See the big picture – why do cyclists wear big sunglasses?


23.08.23 at 12:50 pm

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There are plenty of quirks that tend to be associated with cycling, from clip-clopping in and out of cafes to an obsession with saving every gram of weight from their equipment.

Few of these foibles are as intrinsically linked to our sport as oversized sunglasses, however. We cyclists take great pleasure in donning a pair of giant goggles, but few other athletes use them – and sometimes question why they are so popular among bike riders.

So why do we do it? Is there some secret performance benefit to big frames, or is it simply another example of foppish biker behaviour? Better yet, if big sunnies are a fad, are we poised to see the return of the comically tiny, swimming goggle-style sunglasses favoured by pro riders of the ‘90s? Fashion is cyclical, right?

Protection is paramount

Safety and protection are always concerns on two wheels, and choosing to wear large sunglasses can improve rider safety in a number of ways.

Firstly, by covering a larger surface area your eyes are better protected from the wind and any flying debris that may come hurtling your way. This can be particularly helpful when travelling downhill or through a headwind.

Of course, the primary function of sunglasses is to protect our eyes from dangerous UV rays. Big sunglasses cover all of your eyes and prevent any rays from getting into them. This helps protect against permanent eye damage that could occur should you ride without sunglasses for a prolonged period.

While sunglasses don’t really protect you from crashes, your eyes are a weak part of the body and by covering them, big sunglasses provide a modicum of reassurance against any spills you may have.


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A post shared by Oakley Bike (@oakleybike)


See more, enjoy more

Big sunglasses can be great for improving your vision and your general awareness on the bike. By not having to squint in the sunlight or wipe debris out of your eyes, you are free to keep a watchful eye on the road at all times.

This can be beneficial for everyday rides or while racing, especially if you consider yourself a sprinter. In bunch sprints, you need to have awareness of everything that is going on around you in order to avoid a crash. Wearing smaller sunglasses moves the frames closer to the centre of your field of visions, and may obscure your peripheral vision, meaning you are unable to see those alongside you. Larger glasses prevent this and improve your chances of staying upright.

Style matters

While protection and visibility are certainly important factors in the popularity of big sunglasses, style is undoubtedly the first thing most cyclists consider when choosing their next set of spectacles. Big sunglasses have long been a crucial part of many cyclists’ image, as they suggest the person wearing them knows what they’re doing and is suited to such an athletic look.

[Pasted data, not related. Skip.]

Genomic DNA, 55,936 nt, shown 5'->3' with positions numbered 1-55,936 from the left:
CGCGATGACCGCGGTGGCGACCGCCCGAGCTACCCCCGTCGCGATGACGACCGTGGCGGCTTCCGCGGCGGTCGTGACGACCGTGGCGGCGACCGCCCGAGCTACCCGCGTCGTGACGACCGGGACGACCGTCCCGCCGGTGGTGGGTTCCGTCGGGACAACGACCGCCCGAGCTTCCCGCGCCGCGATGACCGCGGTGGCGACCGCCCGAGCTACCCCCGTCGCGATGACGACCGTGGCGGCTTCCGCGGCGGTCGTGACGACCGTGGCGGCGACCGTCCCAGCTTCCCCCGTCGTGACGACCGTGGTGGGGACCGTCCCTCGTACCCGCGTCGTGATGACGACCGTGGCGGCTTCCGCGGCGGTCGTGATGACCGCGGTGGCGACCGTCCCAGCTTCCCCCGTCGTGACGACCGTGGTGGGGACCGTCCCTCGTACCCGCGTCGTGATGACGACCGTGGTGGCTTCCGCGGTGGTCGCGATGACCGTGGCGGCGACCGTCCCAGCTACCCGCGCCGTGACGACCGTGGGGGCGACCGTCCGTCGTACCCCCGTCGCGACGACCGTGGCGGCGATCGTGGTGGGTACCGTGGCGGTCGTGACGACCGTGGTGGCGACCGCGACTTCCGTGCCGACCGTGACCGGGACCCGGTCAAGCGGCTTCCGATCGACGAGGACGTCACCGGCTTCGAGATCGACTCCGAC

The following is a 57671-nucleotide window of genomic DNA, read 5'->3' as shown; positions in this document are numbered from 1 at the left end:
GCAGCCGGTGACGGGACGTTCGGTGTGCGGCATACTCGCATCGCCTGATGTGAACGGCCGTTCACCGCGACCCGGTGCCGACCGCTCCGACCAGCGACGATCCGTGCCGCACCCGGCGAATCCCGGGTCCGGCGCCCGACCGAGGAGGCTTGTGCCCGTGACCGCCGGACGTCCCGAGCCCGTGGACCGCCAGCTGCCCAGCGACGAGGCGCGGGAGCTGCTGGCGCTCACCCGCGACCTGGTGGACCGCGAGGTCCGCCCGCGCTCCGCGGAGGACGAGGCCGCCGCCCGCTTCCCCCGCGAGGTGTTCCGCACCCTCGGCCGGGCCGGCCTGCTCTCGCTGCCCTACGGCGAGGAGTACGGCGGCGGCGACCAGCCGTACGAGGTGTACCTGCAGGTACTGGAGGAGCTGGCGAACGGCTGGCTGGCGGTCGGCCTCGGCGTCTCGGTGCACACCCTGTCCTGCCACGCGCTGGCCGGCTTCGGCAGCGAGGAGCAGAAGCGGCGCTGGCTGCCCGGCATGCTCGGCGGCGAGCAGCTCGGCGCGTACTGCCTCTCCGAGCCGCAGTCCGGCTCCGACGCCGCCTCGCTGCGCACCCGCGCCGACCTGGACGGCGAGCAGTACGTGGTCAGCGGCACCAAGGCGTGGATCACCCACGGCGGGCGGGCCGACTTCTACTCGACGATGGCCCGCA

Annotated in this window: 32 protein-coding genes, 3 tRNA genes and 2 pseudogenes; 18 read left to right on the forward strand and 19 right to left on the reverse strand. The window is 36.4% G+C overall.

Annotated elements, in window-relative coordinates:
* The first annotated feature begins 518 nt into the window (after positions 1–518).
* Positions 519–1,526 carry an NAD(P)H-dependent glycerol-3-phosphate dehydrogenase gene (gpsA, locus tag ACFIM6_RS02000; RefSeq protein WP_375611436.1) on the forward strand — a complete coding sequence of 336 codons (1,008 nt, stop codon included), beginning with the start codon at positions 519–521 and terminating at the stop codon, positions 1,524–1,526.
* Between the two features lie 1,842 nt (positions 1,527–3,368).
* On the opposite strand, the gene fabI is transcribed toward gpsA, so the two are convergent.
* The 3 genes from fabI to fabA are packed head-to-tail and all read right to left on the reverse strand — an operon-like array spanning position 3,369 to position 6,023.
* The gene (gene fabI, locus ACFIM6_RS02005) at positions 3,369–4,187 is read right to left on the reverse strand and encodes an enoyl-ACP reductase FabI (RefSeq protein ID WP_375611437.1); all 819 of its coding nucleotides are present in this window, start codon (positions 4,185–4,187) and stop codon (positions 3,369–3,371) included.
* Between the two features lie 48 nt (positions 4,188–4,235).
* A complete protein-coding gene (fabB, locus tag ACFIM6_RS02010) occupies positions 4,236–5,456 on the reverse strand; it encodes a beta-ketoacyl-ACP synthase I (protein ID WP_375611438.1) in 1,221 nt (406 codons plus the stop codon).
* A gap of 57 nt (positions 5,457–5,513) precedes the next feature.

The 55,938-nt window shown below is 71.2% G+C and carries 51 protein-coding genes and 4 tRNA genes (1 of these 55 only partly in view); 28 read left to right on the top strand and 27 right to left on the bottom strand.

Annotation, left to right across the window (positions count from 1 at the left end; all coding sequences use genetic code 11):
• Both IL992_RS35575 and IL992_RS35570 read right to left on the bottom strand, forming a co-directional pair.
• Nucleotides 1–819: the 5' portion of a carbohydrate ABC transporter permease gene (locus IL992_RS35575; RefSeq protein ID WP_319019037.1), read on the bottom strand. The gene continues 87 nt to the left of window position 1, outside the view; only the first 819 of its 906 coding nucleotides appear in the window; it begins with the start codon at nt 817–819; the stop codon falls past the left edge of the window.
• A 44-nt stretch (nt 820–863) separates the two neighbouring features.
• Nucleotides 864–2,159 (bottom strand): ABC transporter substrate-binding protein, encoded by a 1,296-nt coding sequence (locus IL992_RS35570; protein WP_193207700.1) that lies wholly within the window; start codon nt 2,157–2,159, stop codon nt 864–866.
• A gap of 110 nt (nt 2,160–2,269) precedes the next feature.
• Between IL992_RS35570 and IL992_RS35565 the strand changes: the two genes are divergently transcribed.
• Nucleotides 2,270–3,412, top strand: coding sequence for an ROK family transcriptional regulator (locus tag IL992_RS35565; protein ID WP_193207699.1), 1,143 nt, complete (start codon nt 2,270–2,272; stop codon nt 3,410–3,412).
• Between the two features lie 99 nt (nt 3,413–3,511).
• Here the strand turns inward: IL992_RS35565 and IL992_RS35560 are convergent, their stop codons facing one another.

There is also no reason why you can’t wear your cycling sunglasses while off the bike. They can cost a lot of money, so it’s important to get the most use out of them as possible. Many cyclists will wear their gear during everyday life and their sunglasses can help give a sense of their love for the sport.


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We all follow the professionals

These days, most professional cycling teams have eyewear sponsors that provide their riders with sunglasses to wear during races and training. In turn, the team is expected to promote the brand and encourage their supporters to purchase sunglasses for themselves.

Sprinting legend Mark Cavendish is well-known for his relationship with US-based eyewear brand Oakley. Cavendish has frequently introduced new models and has long provided an emotional connection between the brand and its consumers.

I’d be lying if I said I haven’t considered buying a pair of sunglasses based on nothing more than seeing Mark Cavendish win while wearing them.


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A post shared by Mark Cavendish (@markcavendish)

Marginal gains

Over the past decade, cycling has become obsessed with the concept of ‘marginal gains’.

Aerodynamic performance is one of the key areas of research, with big sunglasses able to provide a slight aerodynamic advantage over the less refined smaller styles of the 1990s and 2000s. The reason for this is that the full coverage nature of larger sunglasses helps air flow around your face, and potentially saves you a couple of precious watts.


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A post shared by Mario Cipollini (@mario_cipollini)


The level of advantage that certain sunglasses give you is up for debate as some believe they are a mere placebo that gives the illusion of speed. Either way, you can decide if your sunglasses make you go faster or simply make you look cool.

Did you know that Yellow Jersey offer a range of comprehensive bicycle insurance policies which can can cover damage and loss of your sunglasses whilst riding?  If you need some assistance, just give our friendly support staff a call on 0333 003 0046.

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